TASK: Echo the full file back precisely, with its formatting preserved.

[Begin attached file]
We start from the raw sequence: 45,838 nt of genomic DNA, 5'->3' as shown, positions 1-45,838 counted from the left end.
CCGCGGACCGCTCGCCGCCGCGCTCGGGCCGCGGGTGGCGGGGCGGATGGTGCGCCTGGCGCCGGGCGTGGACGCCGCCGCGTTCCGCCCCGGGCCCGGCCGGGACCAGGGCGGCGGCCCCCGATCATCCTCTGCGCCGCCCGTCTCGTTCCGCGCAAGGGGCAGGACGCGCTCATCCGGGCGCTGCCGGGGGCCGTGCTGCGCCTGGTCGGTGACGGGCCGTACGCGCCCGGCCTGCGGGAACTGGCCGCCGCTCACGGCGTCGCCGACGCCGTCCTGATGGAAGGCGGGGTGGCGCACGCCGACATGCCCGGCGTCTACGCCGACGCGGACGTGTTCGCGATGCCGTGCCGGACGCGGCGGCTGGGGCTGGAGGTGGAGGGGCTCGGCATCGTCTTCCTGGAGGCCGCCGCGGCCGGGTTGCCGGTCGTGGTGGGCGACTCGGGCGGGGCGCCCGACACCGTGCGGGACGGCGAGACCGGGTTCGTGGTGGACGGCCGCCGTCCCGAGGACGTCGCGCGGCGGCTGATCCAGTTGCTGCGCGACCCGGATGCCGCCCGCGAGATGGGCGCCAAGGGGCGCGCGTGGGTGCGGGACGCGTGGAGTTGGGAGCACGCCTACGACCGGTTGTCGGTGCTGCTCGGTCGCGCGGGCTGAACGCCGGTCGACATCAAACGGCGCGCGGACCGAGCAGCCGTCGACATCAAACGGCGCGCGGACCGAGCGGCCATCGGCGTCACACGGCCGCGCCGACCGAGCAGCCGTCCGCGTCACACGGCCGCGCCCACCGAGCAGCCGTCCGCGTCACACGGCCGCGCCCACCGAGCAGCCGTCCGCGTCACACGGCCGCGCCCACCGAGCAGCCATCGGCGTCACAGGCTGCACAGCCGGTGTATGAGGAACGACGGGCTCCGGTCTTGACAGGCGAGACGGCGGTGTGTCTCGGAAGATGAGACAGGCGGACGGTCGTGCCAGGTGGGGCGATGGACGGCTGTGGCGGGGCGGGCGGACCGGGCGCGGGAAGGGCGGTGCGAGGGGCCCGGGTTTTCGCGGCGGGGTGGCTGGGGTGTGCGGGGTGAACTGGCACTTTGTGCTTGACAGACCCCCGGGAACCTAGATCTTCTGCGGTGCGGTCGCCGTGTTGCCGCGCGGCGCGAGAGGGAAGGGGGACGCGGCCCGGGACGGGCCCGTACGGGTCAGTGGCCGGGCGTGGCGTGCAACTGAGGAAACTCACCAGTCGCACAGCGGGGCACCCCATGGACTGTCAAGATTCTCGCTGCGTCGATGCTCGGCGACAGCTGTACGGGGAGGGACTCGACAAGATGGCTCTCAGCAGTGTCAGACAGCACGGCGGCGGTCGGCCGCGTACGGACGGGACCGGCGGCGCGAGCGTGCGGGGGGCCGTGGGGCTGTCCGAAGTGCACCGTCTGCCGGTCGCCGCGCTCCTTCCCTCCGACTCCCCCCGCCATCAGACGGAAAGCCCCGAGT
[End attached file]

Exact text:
We start from the raw sequence: 45,838 nt of genomic DNA, 5'->3' as shown, positions 1-45,838 counted from the left end.
CCGCGGACCGCTCGCCGCCGCGCTCGGGCCGCGGGTGGCGGGGCGGATGGTGCGCCTGGCGCCGGGCGTGGACGCCGCCGCGTTCCGCCCCGGGCCCGGCCGGGACCAGGGCGGCGGCCCCCGATCATCCTCTGCGCCGCCCGTCTCGTTCCGCGCAAGGGGCAGGACGCGCTCATCCGGGCGCTGCCGGGGGCCGTGCTGCGCCTGGTCGGTGACGGGCCGTACGCGCCCGGCCTGCGGGAACTGGCCGCCGCTCACGGCGTCGCCGACGCCGTCCTGATGGAAGGCGGGGTGGCGCACGCCGACATGCCCGGCGTCTACGCCGACGCGGACGTGTTCGCGATGCCGTGCCGGACGCGGCGGCTGGGGCTGGAGGTGGAGGGGCTCGGCATCGTCTTCCTGGAGGCCGCCGCGGCCGGGTTGCCGGTCGTGGTGGGCGACTCGGGCGGGGCGCCCGACACCGTGCGGGACGGCGAGACCGGGTTCGTGGTGGACGGCCGCCGTCCCGAGGACGTCGCGCGGCGGCTGATCCAGTTGCTGCGCGACCCGGATGCCGCCCGCGAGATGGGCGCCAAGGGGCGCGCGTGGGTGCGGGACGCGTGGAGTTGGGAGCACGCCTACGACCGGTTGTCGGTGCTGCTCGGTCGCGCGGGCTGAACGCCGGTCGACATCAAACGGCGCGCGGACCGAGCAGCCGTCGACATCAAACGGCGCGCGGACCGAGCGGCCATCGGCGTCACACGGCCGCGCCGACCGAGCAGCCGTCCGCGTCACACGGCCGCGCCCACCGAGCAGCCGTCCGCGTCACACGGCCGCGCCCACCGAGCAGCCGTCCGCGTCACACGGCCGCGCCCACCGAGCAGCCATCGGCGTCACAGGCTGCACAGCCGGTGTATGAGGAACGACGGGCTCCGGTCTTGACAGGCGAGACGGCGGTGTGTCTCGGAAGATGAGACAGGCGGACGGTCGTGCCAGGTGGGGCGATGGACGGCTGTGGCGGGGCGGGCGGACCGGGCGCGGGAAGGGCGGTGCGAGGGGCCCGGGTTTTCGCGGCGGGGTGGCTGGGGTGTGCGGGGTGAACTGGCACTTTGTGCTTGACAGACCCCCGGGAACCTAGATCTTCTGCGGTGCGGTCGCCGTGTTGCCGCGCGGCGCGAGAGGGAAGGGGGACGCGGCCCGGGACGGGCCCGTACGGGTCAGTGGCCGGGCGTGGCGTGCAACTGAGGAAACTCACCAGTCGCACAGCGGGGCACCCCATGGACTGTCAAGATTCTCGCTGCGTCGATGCTCGGCGACAGCTGTACGGGGAGGGACTCGACAAGATGGCTCTCAGCAGTGTCAGACAGCACGGCGGCGGTCGGCCGCGTACGGACGGGACCGGCGGCGCGAGCGTGCGGGGGGCCGTGGGGCTGTCCGAAGTGCACCGTCTGCCGGTCGCCGCGCTCCTTCCCTCCGACTCCCCCCGCCATCAGACGGAAAGCCCCGAGT